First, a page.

Buyer of Rouse hints at selling its office properties

Action not imminent, General Growth says

much is in Baltimore area

October 27, 2004|By Jamie Smith Hopkins | Jamie Smith Hopkins,SUN STAFF

The Chicago mall owner buying The Rouse Co. suggested yesterday that it would sell Rouse's office properties, but not immediately.

"It's a substantial portfolio," Bernard Freibaum, chief financial officer of General Growth Properties Inc., said of Rouse's more than 7.9 million square feet of office space, much of it in the Baltimore area. "And we want to make sure that we maximize its value," he said during a conference call with analysts.

The issue is of great importance in Columbia, where Rouse's headquarters and mid-rise office properties dominate the heart of the planned community, which is essentially the state's second-largest city.

The merger between General Growth and Rouse has hurdles to clear. Rouse is working with the Internal Revenue Service to resolve 3-year-old tax errors that could jeopardize its real estate investment trust status and the acquisition deal.

REITs are restricted to certain activities, primarily leasing real estate. They are not taxed on that income, at least 90 percent of which must be passed on to shareholders in the form of dividends.

But REITs can have taxable subsidiaries, and Rouse mistakenly thought it had converted one of its subsidiaries to a taxable entity in 2001 to take advantage of that rule, according to tax attorneys who studied the company's filings with the Securities and Exchange Commission.

Instead the subsidiary continued have the nontaxable REIT status. The mistake came to light in recent weeks as the company sought to consummate its merger with General Growth, the nation's second-largest owner of shopping malls.

Rouse hopes to solve the problem by paying an "extraordinary dividend" to meet the requirement to pass on all non-REIT earnings and profits to shareholders. That dividend could be $2.30 to $3.40 a share, the company said this month. That would mean a payout of about $240 million to $350 million.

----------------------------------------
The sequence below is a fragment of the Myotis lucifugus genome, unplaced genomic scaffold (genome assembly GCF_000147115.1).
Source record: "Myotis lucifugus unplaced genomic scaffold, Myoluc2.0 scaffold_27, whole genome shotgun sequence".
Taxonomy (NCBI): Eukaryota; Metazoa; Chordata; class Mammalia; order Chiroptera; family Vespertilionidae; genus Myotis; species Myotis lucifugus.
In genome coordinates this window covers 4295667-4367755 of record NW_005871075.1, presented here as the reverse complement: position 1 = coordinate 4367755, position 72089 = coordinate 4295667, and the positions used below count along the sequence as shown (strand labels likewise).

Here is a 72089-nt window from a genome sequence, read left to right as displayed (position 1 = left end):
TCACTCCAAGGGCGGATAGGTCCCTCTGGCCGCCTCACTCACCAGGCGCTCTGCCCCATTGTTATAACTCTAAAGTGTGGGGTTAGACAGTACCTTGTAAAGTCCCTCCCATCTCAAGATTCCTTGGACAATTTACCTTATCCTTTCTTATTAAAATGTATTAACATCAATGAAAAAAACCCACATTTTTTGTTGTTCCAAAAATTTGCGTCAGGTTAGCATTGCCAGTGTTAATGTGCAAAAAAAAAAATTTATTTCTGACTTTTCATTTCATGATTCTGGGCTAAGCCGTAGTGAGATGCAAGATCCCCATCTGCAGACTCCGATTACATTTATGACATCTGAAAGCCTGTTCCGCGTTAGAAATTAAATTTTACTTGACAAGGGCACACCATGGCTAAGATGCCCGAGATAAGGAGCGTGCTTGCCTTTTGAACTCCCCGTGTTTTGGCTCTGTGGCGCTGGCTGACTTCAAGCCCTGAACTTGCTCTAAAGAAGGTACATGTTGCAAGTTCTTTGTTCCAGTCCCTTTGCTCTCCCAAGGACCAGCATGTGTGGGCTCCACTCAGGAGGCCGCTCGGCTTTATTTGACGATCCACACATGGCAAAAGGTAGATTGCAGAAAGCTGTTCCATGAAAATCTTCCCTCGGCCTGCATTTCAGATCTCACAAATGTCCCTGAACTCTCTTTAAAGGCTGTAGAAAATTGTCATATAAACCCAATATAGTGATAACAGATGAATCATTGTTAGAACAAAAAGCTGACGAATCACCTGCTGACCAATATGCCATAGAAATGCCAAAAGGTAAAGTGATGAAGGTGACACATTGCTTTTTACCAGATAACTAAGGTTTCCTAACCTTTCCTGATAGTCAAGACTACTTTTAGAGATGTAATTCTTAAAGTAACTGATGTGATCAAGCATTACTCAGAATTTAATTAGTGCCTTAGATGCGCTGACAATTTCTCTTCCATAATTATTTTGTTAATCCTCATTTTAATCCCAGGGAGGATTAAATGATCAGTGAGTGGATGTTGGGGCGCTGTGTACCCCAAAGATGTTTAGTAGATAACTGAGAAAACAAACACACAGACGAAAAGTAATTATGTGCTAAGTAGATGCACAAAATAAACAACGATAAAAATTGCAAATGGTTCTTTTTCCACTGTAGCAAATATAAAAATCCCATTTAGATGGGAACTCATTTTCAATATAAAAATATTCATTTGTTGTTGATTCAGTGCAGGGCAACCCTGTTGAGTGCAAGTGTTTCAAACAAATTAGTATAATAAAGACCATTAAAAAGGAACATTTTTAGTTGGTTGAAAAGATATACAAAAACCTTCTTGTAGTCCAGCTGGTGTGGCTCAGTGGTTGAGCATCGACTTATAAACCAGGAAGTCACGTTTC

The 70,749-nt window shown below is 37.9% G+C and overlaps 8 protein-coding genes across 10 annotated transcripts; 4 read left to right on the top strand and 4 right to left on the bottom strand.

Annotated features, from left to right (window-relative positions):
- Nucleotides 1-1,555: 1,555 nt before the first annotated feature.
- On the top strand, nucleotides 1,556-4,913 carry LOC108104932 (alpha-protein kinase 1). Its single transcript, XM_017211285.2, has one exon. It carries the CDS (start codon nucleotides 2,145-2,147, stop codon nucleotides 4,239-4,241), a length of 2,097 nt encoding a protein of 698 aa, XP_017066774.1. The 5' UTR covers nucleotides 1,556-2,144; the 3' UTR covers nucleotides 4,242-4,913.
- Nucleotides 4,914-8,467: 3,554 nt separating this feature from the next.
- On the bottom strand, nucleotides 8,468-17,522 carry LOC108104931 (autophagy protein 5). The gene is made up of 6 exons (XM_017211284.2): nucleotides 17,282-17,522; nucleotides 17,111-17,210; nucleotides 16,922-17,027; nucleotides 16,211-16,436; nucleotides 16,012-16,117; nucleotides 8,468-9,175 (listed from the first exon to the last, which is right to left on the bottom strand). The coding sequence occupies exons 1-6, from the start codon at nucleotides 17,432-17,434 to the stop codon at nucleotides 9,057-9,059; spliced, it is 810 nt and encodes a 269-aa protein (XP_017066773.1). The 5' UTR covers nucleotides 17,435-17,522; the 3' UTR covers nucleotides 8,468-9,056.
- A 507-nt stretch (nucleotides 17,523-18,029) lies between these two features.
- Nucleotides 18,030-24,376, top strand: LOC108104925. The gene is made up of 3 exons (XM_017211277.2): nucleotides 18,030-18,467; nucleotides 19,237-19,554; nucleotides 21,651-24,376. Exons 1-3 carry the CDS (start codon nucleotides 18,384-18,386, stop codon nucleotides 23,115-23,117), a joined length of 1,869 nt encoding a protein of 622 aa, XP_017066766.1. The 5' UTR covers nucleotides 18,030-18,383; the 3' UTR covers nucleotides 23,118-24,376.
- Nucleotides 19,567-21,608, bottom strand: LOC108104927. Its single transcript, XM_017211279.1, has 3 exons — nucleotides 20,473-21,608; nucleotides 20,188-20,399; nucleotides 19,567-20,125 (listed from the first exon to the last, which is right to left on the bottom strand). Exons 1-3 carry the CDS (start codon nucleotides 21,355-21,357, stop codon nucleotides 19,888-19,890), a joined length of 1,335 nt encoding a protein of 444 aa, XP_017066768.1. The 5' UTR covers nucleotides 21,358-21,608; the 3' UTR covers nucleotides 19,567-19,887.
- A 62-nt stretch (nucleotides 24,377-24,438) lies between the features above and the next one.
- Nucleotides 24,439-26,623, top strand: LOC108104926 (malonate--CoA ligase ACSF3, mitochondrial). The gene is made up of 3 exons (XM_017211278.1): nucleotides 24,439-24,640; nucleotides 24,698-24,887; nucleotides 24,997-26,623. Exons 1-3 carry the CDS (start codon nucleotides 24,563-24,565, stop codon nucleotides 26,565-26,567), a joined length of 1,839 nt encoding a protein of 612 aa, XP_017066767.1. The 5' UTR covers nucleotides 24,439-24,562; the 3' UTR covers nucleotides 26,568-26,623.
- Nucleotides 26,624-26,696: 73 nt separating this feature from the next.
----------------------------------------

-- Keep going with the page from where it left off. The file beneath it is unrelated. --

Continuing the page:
The extraordinary dividend could actually leave Rouse shareholders with less money than they expected from the merger. Under the terms of the deal, if the dividend is $2.42 a share or less, it will reduce GeneralGrowth's $67.50-a-share payout dollar for dollar, so there's no difference.

But if the dividend exceeds $2.42 a share, the merger price will be reduced by 110 percent of the excess.

As for the tax situation, the IRS said yesterday that it does not comment on individual cases.

"It's in their hands," Robert E. Rubenkonig Jr., a Rouse spokesman, said of the IRS.

The problem could delay the merger closing, expected shortly after the shareholder vote Nov. 9 in New York, but the IRS has treated similar errors as relatively minor issues, tax attorneys said.

"I don't believe this will stop the transaction," said Howard B. Jacobson, a partner at Akin Gump Strauss Hauer & Feld LLP in Washington. "I think it's likely that they'll get the approvals."

Rouse is more complex than a typical REIT because in addition to leasing malls and offices, it sells land from the planned communities it develops, such as Summerlin in Nevada, said Robert Towsner, a partner in the real estate and tax groups of Goulston & Storrs, based in Boston.

Unlike the diversified Rouse, General Growth focuses on owning and operating malls. Some analysts have predicted that General Growth will sell Rouse's offices and land-development businesses to decrease its debt after closing on the $12.6 billion deal.

Freibaum, General Growth's chief financial officer, said the company hasn't made up its mind about the land business and isn't in a rush in any case. General Growth is only now marketing industrial buildings it acquired in a merger two years ago, he said. It expects to sell them for nearly $20 million more than their $45 million value in 2002.

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